If your company has less than 10 people, there's a good chance your culture has developed organically. Maybe you've put together your core values, or thought through policies like vacation time and remote work, maybe you haven't. Either way, everything has probably been pretty fluid up til now. Even finding the right hiring fits was probably fairly easy since you didn't have huge budgets to bring on people with super senior salary demands, rather, you attracted the people who were naturally passionate about helping bring your vision to life.
But what happens after your company starts to grow?
Passing on elements of a company culture can be a little like playing telephone. The message is super clear when it's passed from the founders to the founding team, but as the company grows, that message can become muddled or diluted. This is particularly true if the founding team and department leads aren't 100% clear on the company's why, longterm vision, core values, communication structures, and philosophies.
There are a countless options and opinions on how to scale your culture. We'll explore five, but we'd love your feedback and ideas in the comments below.
When Tony Hsieh was creating Zappos' official culture, he spent an entire year going back and forth with everyone on the team so that the entire company felt bought into the values. As a result, Hsieh and the leadership team truly feel confident hiring and firing based on culture.
Some companies bring in a culture consultant to help them define their culture, while others take a more DIY approach based on books and articles they've read. If you want to take this exercise in house, we recommend first starting with the your values and your why, then working outward to things like policy, perks, and office design. Colourful sticky notes are highly encouraged!
To ensure your culture exercise experiencing life after the brainstorm, consider publishing your values physically and digitally. Companies like Hubspot, Netflix, Buffer, and MOZ are creating public culture guides or handbooks that state their values, vision, mission, and philosophies. Other companies publish their values on the walls of their office, on notebooks, mugs, or other places that remain front and centre. This not only helps aid as a reminder, but creates a sense of company-wide -- and public -- accountability.
Once you've formally established your culture, made sure everyone at your company is aware of what you stand for (and are willing to hire/fire on), and published your documents, it's worth thinking about how you can use a little positive reinforcement. Establishing how exactly you'll do that is a great team exercise, and will be personal to your company.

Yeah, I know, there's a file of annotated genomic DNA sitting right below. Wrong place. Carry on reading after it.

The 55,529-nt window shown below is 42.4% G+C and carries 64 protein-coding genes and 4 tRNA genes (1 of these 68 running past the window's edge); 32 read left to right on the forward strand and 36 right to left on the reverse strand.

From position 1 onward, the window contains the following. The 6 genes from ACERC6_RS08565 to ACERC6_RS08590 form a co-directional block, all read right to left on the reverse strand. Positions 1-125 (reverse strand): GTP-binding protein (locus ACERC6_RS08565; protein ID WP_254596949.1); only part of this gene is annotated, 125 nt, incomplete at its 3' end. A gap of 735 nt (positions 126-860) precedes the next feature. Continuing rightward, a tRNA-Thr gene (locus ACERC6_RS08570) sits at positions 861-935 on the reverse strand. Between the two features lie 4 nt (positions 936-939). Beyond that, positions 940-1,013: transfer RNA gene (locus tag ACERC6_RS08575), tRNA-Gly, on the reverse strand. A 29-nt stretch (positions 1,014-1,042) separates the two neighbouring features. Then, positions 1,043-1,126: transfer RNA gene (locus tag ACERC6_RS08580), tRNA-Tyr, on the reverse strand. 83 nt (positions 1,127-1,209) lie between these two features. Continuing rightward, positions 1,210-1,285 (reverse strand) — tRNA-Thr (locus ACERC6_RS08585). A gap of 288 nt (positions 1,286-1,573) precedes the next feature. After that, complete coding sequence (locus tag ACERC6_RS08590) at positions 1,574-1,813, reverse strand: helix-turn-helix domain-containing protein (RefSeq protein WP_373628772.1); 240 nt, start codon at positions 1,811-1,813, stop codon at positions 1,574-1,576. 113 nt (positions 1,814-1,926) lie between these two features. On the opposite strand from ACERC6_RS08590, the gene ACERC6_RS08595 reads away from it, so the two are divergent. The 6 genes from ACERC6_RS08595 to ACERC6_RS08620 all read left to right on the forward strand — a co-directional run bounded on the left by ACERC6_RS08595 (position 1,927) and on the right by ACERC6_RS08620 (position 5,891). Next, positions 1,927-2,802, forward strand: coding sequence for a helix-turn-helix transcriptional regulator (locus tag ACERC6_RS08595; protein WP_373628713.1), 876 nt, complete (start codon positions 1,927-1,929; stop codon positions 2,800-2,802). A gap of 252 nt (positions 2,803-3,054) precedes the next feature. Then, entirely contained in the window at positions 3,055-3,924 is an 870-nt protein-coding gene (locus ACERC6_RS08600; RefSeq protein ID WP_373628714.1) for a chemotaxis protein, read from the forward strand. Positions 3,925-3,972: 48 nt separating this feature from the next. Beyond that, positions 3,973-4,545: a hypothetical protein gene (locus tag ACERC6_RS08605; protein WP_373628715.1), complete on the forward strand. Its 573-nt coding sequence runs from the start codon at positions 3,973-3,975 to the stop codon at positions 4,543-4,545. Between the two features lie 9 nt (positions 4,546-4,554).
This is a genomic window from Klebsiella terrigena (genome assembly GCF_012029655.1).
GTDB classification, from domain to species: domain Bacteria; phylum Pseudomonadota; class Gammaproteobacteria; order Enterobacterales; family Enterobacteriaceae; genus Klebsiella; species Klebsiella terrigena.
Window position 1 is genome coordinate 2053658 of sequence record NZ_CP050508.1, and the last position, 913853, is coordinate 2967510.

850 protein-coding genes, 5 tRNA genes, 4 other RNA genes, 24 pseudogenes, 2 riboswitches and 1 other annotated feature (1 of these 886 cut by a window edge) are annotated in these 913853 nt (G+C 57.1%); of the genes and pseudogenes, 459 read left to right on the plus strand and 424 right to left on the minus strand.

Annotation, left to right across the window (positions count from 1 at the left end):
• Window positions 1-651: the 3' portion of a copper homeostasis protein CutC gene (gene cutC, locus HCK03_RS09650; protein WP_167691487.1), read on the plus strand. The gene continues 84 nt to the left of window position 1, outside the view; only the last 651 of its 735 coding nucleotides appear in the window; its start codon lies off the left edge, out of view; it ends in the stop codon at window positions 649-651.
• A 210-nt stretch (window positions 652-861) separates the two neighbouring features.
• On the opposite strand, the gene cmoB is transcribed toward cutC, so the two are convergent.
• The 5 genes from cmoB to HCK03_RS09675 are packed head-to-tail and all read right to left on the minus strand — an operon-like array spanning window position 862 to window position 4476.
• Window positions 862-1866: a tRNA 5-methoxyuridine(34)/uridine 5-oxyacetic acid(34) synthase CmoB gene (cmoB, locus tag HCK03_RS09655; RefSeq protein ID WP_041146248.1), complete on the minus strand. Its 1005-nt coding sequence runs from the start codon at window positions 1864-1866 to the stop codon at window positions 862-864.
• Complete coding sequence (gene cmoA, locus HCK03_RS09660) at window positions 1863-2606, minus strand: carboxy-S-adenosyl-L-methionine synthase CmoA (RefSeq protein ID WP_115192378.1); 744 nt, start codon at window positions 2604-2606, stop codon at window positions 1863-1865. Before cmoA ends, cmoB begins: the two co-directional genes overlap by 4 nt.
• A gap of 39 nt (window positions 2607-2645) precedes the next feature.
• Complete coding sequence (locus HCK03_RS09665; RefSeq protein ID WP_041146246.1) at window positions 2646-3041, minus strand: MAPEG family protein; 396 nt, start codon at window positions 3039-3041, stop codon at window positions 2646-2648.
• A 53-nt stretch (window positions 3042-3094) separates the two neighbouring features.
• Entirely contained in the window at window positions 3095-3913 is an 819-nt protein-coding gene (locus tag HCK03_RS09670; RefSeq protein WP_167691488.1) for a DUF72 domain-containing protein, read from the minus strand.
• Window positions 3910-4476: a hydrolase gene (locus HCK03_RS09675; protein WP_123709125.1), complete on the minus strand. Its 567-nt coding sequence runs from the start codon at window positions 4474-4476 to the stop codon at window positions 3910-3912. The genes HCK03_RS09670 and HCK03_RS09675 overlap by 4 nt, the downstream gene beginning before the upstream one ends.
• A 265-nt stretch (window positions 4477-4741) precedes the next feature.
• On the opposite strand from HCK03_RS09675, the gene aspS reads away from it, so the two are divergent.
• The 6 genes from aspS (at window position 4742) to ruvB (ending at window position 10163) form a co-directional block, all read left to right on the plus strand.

Quarterly pulse checks
Culture requires a sort of corporate (for lack of a better term) self-awareness. If you have a value, you should be able to directly track it to how resources are spent, and why you said yes. The hardest part about culture is not just paying it lip service.
As projects develop, fires get extinguished, and unpredictably tasks pile up, the trusty culture guide you created might start to slip out of your brain space. To ensure your cultural DNA and posters don't start to blend in with the furniture, it's a good idea to do quarterly pulse checks.
Doing so shouldn't take more than 5 minutes per department. It could be as simple as reviewing your guiding values and any other cultural collateral you created with your leadership team. From there, ask yourselves honestly how you did that quarter, how you spent your resources on the things you said you valued, and how you can improve next quarter.
At the end of the year, make it a practice to revisit your culture. Do all your values still a fit? Did you learn anything new that should be integrated? This is a great (and fun!) all-hands exercise, and an easy way to get people re-invested, remind everyone of what truly matters at the company, and it gives you the opportunity to update your culture.
How did you develop your company culture?
We'd love to learn about techniques other companies have used to define their values, create their cultural DNA, and make sure they stick to it. Feel free to leave your comments below, or send editor (at) hrisdead.com.